Anyways, I had a great time. It was a long car ride, but those things go by pretty quickly when you have four other good friends in the car. We got to the hotel (which was very cool indeed; it had trees and indoor ponds and stuff, and basically it was hollowed out in the middle where everything was, and you could see all the rooms from the middle. I’m not certain if I’m making myself clear.
Anyways, we got to the hotel at about 6:45 PM, loaded our stuff into the room (which was very nice except for the fingernail clipping we found on a countertop), and left a little later for dinner, which was also very nice. We stayed up till 1 AM watching TV (which I very rarely do-watch TV, that is), got up at 7:15 for the complimentary breakfast, left around 8:15 for the Capitol Building, arrived, checked in, all that jazz (after a few jokes concerning my fear that they would confiscate my very sharp knitting needles from my bag) and listened to a talk until a little after noon.
Then we each spoke to employees of five different Texas Representatives to inform them that we opposed some bill or another (not a very exciting one, but one with potential ramifications for homeschoolers). The reception we got was really amazing; they actually listened to us, and most of them took notes. One especially amusing incident occurred when one woman inquired concerning who had drafted the bill. “SUCH-AND-SUCH?! But he always seemed so normal!” As we left, I heard her pulling someone aside and showing him the bill, saying “I can’t believe such-and-such wrote this bill…” It was rather funny.

After all this, we bought lunch at the cafeteria (which was sadly no longer serving anything but sandwiches by that time). We debated whether to go to the homeschool debriefing or watch the House debate a bill (one that is actually rather interesting and important for us pro-lifers); we ended up dropping by the gift shop and then going straight to the House. It was fascinating. We watched them for just over an hour, and it was really, really interesting. Nothing terribly exciting happened but it was incredible to watch them debating something like that.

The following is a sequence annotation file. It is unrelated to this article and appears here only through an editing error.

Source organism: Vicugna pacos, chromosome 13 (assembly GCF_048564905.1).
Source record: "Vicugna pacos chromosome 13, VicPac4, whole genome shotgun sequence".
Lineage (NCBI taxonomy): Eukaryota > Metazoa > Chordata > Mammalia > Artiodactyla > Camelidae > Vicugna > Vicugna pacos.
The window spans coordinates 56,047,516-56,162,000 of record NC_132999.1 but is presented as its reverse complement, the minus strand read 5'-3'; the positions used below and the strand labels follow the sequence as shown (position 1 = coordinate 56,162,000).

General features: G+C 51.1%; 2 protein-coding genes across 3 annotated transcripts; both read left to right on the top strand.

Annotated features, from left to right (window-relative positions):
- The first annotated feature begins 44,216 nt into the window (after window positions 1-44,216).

Yes, so that was my exciting venture into Texas government. By the way, I heard the Capitol Building is one foot taller than the one in DC. Everything really is bigger in Texas. And it is a lovely building.

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knitting, school, weather

ahhh…

Guess what? It’s frozen here again! Alas, my math class is still opening tomorrow, so I still have to complete my homework, but still…. weather like this is not within my (admittedly young) memory.

I have already broken my previously mentioned resolution to cast on no more than one project a month. I knitted a baby hat, for example. However, a baby hat takes less than a day to knit, so *whisper* it doesn’t really count, right? Ahem.


By the way, have you seen these amazing socks yet? You. Must. CLICK THE LINK. If you care at all for literature and knitting, you will swoon. I swooned… well, maybe not, but still! However, I rashly promised to make whoever so desired a pair of them, if they would only pay for yarn and pattern, and am now doomed to spend the rest of the next month or two knitting them, as soon as the yarn (which is not yet ordered) is in my possession. I’m going to use Knit Picks Palette.